Dozo Car Sales has been ordered to pay $2,150 to a vulnerable consumer after it refused, within a reasonable time, to provide a refund on a defective car and, instead, bought it back at a reduced price. The Victorian Civil and Administrative Tribunal (VCAT) ordered Dozo to pay the $2000 difference between the original sale price and the price it bought the car back for, as well as $150 which Dozo claimed was for an oil change.
The case was run with the assistance of the Consumer Action Law Centre and argued that Dozo’s failures to have faults related to the airbag system and leaking power steering fluid repaired within a reasonable time represented a major fault and warranted a refund.
‘Under Australian consumer law you’re entitled to a refund if a product has a major fault – it’s clear and simple. Dozo acknowledged there was a problem with the airbag and was given numerous chances to fix it but failed to do so,’ said Gerard Brody of Consumer Action Law Centre.
‘Unfortunately when Dozo denied the customer a refund it concocted a deal which saw it buy the car back for $2000 less than it had been sold for. VCAT ruled this was a breach of the ‘consumer guarantees’ section of the Australian Consumer Law,’ said Mr Brody.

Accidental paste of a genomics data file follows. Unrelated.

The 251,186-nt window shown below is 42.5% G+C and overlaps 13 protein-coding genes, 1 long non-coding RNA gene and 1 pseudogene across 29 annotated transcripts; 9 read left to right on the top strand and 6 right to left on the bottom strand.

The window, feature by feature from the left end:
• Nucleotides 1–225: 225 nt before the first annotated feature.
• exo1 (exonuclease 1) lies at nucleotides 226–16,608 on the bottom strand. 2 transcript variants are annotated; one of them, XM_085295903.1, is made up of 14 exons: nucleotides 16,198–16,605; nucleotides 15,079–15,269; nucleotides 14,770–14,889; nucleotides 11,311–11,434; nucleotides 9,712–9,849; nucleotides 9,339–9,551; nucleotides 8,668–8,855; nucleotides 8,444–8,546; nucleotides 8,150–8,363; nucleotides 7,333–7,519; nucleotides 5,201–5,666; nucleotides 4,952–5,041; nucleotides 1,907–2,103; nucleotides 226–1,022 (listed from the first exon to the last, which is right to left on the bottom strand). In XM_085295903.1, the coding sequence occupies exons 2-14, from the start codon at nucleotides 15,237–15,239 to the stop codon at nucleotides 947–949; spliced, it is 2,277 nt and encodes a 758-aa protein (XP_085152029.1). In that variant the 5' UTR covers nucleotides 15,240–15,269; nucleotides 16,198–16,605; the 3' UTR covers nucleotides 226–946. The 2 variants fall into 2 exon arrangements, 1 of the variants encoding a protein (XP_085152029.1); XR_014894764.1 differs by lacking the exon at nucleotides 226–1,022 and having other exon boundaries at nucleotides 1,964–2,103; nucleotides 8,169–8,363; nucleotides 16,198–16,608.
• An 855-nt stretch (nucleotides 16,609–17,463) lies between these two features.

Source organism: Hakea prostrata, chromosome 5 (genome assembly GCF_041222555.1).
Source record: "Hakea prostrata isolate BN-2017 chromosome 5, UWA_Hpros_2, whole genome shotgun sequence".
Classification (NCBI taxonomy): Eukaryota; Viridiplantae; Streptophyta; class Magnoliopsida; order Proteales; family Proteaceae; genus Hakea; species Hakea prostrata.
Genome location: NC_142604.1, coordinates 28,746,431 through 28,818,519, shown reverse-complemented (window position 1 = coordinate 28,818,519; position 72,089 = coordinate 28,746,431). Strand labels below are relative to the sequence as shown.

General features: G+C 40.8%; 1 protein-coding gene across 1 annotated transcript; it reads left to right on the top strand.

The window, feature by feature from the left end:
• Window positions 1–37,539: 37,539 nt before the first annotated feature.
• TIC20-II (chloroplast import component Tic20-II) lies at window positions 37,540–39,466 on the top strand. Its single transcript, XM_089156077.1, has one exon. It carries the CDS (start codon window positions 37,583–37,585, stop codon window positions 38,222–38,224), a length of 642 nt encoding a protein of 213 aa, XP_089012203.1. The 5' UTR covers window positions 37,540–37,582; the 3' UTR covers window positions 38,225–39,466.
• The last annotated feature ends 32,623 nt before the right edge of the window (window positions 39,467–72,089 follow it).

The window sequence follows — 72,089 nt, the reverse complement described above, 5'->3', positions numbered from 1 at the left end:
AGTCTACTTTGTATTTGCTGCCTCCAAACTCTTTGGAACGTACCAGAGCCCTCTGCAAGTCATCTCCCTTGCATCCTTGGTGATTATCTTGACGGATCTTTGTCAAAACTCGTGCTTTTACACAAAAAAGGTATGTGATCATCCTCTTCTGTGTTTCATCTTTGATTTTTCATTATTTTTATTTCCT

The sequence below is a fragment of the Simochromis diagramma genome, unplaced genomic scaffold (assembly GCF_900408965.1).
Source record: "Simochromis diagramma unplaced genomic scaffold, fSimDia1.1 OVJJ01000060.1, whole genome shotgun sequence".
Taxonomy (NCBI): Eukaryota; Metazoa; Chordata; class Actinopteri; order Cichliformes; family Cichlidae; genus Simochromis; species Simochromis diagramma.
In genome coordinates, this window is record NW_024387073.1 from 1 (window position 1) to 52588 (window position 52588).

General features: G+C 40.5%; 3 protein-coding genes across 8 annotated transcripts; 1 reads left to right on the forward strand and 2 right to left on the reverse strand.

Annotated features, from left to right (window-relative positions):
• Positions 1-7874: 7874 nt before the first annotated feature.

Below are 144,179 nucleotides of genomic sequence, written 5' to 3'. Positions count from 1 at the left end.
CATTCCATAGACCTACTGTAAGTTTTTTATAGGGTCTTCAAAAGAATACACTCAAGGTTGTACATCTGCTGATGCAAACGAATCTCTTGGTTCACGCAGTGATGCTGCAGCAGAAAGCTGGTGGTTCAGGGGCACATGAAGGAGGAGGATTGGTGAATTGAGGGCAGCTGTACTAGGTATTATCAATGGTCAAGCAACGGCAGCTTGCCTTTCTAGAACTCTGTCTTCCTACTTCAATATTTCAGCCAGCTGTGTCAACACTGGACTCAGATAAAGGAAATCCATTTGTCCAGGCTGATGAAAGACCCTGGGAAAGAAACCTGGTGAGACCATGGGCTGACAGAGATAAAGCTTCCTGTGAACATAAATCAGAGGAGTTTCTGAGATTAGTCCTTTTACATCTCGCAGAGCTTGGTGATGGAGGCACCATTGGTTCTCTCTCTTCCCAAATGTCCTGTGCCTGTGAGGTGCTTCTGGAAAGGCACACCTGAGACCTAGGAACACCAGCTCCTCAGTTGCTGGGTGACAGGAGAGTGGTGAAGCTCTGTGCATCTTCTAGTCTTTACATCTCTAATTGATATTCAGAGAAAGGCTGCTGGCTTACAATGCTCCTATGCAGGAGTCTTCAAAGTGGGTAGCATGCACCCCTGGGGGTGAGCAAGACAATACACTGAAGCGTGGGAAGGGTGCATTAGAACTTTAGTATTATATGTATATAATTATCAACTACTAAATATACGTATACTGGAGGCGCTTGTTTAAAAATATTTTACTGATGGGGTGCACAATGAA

The case also illustrates the significant barriers some consumers face when trying to assert their rights.
‘When Dozo refused a refund and offered to buy the car back at a discounted rate our client had little option but to sell the car because, as a disability support pensioner, she couldn’t afford to have that money tied up in a long running dispute,’ said Mr Brody.
‘This is why consumer legal centres are so valuable, because we can help those who for one reason or another are unable to get a fair outcome on their own. This case had all the hallmarks of a typical community legal centre case – the client was financially vulnerable, has limited English skills, and was up against a trader who was playing outside the consumer law.’
Mr Brody said the Australian Consumer Law is a powerful tool for consumers, but it is important that community legal centres are funded to help Australians use it effectively.